Here’s MAX about to take the green flag for a “fun run” at a Siskyou Sports Car Club autocross event last summer, by invite of Randy Grubb. That’s me under the snazzy helmet.
Randy is a remarkable automotive artist/constructor/designer/craftsman. If you’re not familiar with his name, give “Randy Grubb” a google — you’ll enjoy it. Your search may send you to Jay Leno’s Garage, or Monster Garage, or maybe straight to Blastolene Cars (“Blastolene is a Brotherhood of autonomous individual artists and craftsmen who encourage each other's creativity”). In many ways, he and I are opposite sides of the same coin — Randy’s a hot rodder (he puts big engines in relatively small cars) and I’m an ecofreak (I put small engines in relatively small cars) and it’s fair to say that we’re both extremists. In Randy’s case, “big engines” includes Patton tank engines and “relatively small” means 20 foot long roadsters, which are relatively small compared to a Patton tank; really, you ought to google him.
Google doesn’t mention that Randy campaigns a D Modified Birkin 7, which is darn near identical to MAX v.1.0 (before MAX got the slippery body), except Randy’s D Mod car has six times MAX’s horsepower and foot-wide racing slicks and other racecar stuff as needed to win its class…which Randy does with regularity.
Autocross is a motorsport with high fun factor and low risk factor. The courses are tight and twisty, and the cars run one at a time against the clock — typically one lap takes about one minute. The events are usually run on big empty parking lots with the entire course laid out with traffic cones (hit a cone = one second penalty), but SSCC uses a go-kart racetrackand uses cones to block off alternate routes and as keep-off-the-grass reminders. Randy comes to win, but I just came to see how MAX handles when driven at its limits.
So I borrowed a suitable helmet and signed up for a run. I made a variety of mistakes (on purpose, honest) and tried a variety of solutions; I found that the Goodyear Assurance Fuel Max tires stick better than the tired tires MAX used to run (a nice bonus for a high mileage tire) and they make lots of squealing noises before they lose traction (like the audible stall indicator on an airplane, it’s a nice warning if you’re not paying attention) and that not much happens if I lift my foot off the throttle in a corner (which is good for easily startled drivers such as Yours Truly) and for that matter, not much happens if I lift my foot off the throttle before a corner (note to self: to slow down, push the brake pedal). I learned quickly enough to keep MAX’s wheels on the asphalt all the way around the course, so it was a good use of a minute and…well I don’t know how many seconds, I’d been making one driving error after another and I didn’t need to look at the clock to know I was going slow.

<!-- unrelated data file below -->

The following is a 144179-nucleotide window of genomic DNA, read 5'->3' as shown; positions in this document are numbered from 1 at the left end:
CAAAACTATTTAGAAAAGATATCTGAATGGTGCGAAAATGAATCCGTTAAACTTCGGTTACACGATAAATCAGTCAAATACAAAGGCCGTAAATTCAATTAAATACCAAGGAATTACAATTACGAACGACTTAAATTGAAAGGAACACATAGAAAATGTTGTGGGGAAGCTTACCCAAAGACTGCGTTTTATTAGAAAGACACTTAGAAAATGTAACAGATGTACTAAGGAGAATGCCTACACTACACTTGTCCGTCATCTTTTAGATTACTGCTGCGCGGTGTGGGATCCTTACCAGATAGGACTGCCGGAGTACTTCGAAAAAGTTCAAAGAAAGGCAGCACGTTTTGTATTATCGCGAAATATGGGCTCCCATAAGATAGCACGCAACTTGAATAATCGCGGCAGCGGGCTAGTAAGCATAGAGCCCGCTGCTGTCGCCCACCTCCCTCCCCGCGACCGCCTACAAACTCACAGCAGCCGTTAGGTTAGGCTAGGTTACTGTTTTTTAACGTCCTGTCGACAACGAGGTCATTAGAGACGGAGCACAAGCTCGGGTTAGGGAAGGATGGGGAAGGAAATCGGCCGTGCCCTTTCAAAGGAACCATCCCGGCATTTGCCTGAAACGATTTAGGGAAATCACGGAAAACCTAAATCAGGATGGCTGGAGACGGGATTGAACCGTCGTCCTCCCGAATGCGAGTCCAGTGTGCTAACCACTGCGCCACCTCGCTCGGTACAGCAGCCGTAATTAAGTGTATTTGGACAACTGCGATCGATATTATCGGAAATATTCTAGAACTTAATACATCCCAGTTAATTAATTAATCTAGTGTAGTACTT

But as I watched the other guys/gals I thought, how fast can I go if I give it my best? I knew what Really Fast was; Randy was Really Fast, at 55.150 seconds. How fast are MAX and me?
Here we are finding out. I was much too busy to wave at the camera; frankly, I was too busy to even think about the camera, but I sure was having fun, even though “my best” was none too good. I was braking too late, which meant I was slowing down while I was in the corners, and with 32 horsepower I need all the momentum coming out of the corners I can get. One minute and 16.791 seconds. Grr. I can do better than that.
So I did. My third and final run was much smoother, and faster by more than a second, and here’s a clock photo to prove it.
And what did I learn? The first run, I learned how to keep MAX on the road when driving at what the police call “excessive speed for conditions,” and I wish I’d learned this lesson about a year earlier, I could have skipped Update No. 61 (don’t remind me). The second run I learned I could have a lot of fun driving MAX hard in a controlled environment, and the last run I learned that I could get better with practice — I don’t need to race against Randy, I can race against me.
Randy took Top Time of the Day, by the way, which means he beat the Cobras and Corvettes and everybody in all the other classes. He has a number of TT of D trophies at home; he’s an exceptional driver with an exceptional car and was 20 seconds faster than me.
But the second fastest car in our class, with racing tires and triple MAX’s horsepower, turned 1:10.038 — only five and a half seconds faster than me and MAX. I suspect with similar tires and the right driver, MAX could give it a run for its money, despite the horsepower difference. Maybe with some practice, I’m the right driver. I don’t know, but it would be fun to find out.
Photos by Unknown Spectator and Jack McCornack
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